Last Monday’s Feminism 2.0 conference was a whirlwind of different kinds of experiences.
As a “twitter dropout” the heavy emphasis on twitter was strange to me. In twitter, for instance, there are different kinds of identities:
- @Kim_Gandy — pretty clear who she is
- @blogdiva — spoke enough at the conference that I’ve put a face and name to that nickname – and her name is in her twitter profile
- @fem2pt0 — I still don’t have a face/name for that twitterer
So, as someone used to Facebook where you’ve got all kinds of context about your “correspondents,” twitter seems so context free that it’s hard (for me, at least) to use it to make connections with folks I don’t aleady know in real life.
Given that, I skipped last night’s twittercast on next steps. I did, however, review the transcript and have pulled out a few points that resonate with me:
Where are we now? Darned if I know. Something more robust than twitter is needed –discussion forum, wiki, ning maybe or even a conference call/webinar. The one line agendas that have been used for these meetings (e.g. “can men be feminists”, “next steps”) are about all that a twittercast can handle — but to make real progress I think we need to tackle a few more parts of the puzzle at a time.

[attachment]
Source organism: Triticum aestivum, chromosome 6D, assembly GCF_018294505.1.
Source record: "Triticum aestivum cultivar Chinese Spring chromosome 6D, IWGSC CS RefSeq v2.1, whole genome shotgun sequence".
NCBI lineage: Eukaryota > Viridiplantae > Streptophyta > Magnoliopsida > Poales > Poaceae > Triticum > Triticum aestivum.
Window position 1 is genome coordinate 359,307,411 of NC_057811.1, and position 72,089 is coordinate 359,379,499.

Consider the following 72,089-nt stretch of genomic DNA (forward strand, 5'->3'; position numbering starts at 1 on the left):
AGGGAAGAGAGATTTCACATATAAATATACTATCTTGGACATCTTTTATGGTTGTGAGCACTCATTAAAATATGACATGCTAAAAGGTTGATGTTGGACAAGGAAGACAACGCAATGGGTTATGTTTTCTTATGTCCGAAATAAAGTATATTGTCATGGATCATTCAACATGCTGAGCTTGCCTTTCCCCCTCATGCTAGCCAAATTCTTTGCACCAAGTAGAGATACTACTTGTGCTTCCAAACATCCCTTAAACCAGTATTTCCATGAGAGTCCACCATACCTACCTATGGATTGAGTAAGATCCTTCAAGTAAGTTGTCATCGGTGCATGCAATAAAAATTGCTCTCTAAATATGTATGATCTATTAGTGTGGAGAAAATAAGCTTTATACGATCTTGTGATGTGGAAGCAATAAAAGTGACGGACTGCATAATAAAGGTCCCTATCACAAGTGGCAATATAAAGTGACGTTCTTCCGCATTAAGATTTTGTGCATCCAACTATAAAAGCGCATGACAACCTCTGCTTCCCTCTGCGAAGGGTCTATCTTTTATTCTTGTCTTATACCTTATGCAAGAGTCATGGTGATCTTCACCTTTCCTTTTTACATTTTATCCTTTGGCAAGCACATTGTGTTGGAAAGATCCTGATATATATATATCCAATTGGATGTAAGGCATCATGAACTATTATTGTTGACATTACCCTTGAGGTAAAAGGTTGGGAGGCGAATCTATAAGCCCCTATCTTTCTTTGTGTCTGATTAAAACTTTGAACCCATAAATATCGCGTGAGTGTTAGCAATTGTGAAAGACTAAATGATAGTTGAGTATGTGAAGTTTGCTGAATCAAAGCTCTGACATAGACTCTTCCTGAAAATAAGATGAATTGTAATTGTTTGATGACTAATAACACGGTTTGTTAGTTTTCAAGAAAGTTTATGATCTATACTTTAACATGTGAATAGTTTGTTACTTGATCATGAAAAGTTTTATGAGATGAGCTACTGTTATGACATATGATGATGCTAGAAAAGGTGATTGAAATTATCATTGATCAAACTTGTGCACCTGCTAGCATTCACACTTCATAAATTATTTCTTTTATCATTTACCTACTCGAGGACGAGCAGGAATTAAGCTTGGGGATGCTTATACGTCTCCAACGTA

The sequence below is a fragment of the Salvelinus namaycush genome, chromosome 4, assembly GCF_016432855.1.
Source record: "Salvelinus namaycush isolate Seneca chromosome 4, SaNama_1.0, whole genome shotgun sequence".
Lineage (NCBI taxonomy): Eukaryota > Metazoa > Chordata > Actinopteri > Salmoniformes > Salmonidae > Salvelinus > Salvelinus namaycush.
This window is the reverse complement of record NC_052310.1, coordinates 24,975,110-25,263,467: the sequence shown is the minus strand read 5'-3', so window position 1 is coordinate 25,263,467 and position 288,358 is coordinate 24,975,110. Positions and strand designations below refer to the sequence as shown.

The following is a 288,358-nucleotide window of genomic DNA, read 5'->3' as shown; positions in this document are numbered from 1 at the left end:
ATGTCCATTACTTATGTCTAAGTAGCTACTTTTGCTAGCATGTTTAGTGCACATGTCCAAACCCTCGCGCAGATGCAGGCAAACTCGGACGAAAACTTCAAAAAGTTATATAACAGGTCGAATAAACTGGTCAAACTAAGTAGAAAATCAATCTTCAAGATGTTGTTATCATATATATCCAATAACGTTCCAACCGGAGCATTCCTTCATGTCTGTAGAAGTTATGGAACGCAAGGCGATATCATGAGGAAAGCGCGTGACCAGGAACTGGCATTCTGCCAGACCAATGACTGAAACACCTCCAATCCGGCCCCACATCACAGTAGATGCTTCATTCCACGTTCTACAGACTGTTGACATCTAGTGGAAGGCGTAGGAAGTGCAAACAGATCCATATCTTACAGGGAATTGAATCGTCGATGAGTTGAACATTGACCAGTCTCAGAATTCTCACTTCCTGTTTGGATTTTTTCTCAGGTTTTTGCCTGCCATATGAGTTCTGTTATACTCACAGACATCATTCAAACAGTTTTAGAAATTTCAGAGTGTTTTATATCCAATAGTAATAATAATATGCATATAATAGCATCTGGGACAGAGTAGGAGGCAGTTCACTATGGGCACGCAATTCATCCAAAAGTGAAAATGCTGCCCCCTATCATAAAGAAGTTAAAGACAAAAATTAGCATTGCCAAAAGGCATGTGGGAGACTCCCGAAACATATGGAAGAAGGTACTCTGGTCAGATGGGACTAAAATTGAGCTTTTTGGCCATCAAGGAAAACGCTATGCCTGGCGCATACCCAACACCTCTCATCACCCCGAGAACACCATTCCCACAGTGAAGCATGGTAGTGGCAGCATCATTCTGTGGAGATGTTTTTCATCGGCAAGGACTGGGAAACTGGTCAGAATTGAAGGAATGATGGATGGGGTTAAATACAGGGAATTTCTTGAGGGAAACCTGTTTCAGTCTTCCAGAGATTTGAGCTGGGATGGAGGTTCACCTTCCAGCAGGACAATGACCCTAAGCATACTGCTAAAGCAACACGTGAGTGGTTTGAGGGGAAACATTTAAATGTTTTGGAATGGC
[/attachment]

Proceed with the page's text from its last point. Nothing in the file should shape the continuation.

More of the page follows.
Some good notes from Ananda: http://kiamshacom.blogspot.com/2009/02/for-fem-20-conference-participants-my.html — including a reference to the way the unconference “she’s geeky” pulled together. That is, I think, on target, but I guess I never articulated the question — “Unconferences aren’t so brand new. This feels like one, but it isn’t organized like one. Why not?”
So, yes, I’m the one who is looking first at the technology platform. I honor all you folks who are writing the manifestos, the poems, and visions. But good meetings come from more than that.
I’m still not sure what this de facto community is trying to accomplish — but I’ll hang on for awhile longer with the assumption that we’re all in this together and looking for ways to support each other.